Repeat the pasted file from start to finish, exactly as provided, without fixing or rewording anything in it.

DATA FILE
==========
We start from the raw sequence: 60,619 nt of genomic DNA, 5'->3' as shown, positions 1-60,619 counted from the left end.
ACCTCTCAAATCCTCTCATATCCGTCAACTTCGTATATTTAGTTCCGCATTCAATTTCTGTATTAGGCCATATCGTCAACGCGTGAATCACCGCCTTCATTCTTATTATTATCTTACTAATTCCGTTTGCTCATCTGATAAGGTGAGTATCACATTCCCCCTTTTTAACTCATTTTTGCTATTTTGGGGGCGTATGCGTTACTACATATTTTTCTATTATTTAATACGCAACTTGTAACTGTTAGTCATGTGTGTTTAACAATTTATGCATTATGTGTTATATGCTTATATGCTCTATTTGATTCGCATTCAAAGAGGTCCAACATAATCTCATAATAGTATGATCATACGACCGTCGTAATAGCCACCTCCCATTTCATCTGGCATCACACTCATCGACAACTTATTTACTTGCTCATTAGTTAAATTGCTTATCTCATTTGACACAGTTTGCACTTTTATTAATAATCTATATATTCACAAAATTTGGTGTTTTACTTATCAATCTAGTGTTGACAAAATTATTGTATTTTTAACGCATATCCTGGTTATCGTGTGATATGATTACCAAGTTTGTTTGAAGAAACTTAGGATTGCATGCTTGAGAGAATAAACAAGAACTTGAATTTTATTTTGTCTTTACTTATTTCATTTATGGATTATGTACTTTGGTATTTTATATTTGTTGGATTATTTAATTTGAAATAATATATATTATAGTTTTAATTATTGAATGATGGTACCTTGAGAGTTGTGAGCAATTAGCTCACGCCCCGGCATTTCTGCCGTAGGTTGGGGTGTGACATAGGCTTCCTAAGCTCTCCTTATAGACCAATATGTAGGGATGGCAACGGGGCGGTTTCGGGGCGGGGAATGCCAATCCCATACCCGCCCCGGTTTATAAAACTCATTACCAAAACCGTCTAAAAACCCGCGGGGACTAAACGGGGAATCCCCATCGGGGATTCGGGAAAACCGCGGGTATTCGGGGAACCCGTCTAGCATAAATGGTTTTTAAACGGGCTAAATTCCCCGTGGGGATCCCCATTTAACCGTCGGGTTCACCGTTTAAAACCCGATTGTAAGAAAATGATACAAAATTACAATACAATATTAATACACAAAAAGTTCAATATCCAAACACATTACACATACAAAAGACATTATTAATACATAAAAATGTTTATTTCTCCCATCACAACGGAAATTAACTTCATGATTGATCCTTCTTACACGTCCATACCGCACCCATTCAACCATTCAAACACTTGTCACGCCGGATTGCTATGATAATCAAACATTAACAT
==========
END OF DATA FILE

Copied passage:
We start from the raw sequence: 60,619 nt of genomic DNA, 5'->3' as shown, positions 1-60,619 counted from the left end.
ACCTCTCAAATCCTCTCATATCCGTCAACTTCGTATATTTAGTTCCGCATTCAATTTCTGTATTAGGCCATATCGTCAACGCGTGAATCACCGCCTTCATTCTTATTATTATCTTACTAATTCCGTTTGCTCATCTGATAAGGTGAGTATCACATTCCCCCTTTTTAACTCATTTTTGCTATTTTGGGGGCGTATGCGTTACTACATATTTTTCTATTATTTAATACGCAACTTGTAACTGTTAGTCATGTGTGTTTAACAATTTATGCATTATGTGTTATATGCTTATATGCTCTATTTGATTCGCATTCAAAGAGGTCCAACATAATCTCATAATAGTATGATCATACGACCGTCGTAATAGCCACCTCCCATTTCATCTGGCATCACACTCATCGACAACTTATTTACTTGCTCATTAGTTAAATTGCTTATCTCATTTGACACAGTTTGCACTTTTATTAATAATCTATATATTCACAAAATTTGGTGTTTTACTTATCAATCTAGTGTTGACAAAATTATTGTATTTTTAACGCATATCCTGGTTATCGTGTGATATGATTACCAAGTTTGTTTGAAGAAACTTAGGATTGCATGCTTGAGAGAATAAACAAGAACTTGAATTTTATTTTGTCTTTACTTATTTCATTTATGGATTATGTACTTTGGTATTTTATATTTGTTGGATTATTTAATTTGAAATAATATATATTATAGTTTTAATTATTGAATGATGGTACCTTGAGAGTTGTGAGCAATTAGCTCACGCCCCGGCATTTCTGCCGTAGGTTGGGGTGTGACATAGGCTTCCTAAGCTCTCCTTATAGACCAATATGTAGGGATGGCAACGGGGCGGTTTCGGGGCGGGGAATGCCAATCCCATACCCGCCCCGGTTTATAAAACTCATTACCAAAACCGTCTAAAAACCCGCGGGGACTAAACGGGGAATCCCCATCGGGGATTCGGGAAAACCGCGGGTATTCGGGGAACCCGTCTAGCATAAATGGTTTTTAAACGGGCTAAATTCCCCGTGGGGATCCCCATTTAACCGTCGGGTTCACCGTTTAAAACCCGATTGTAAGAAAATGATACAAAATTACAATACAATATTAATACACAAAAAGTTCAATATCCAAACACATTACACATACAAAAGACATTATTAATACATAAAAATGTTTATTTCTCCCATCACAACGGAAATTAACTTCATGATTGATCCTTCTTACACGTCCATACCGCACCCATTCAACCATTCAAACACTTGTCACGCCGGATTGCTATGATAATCAAACATTAACAT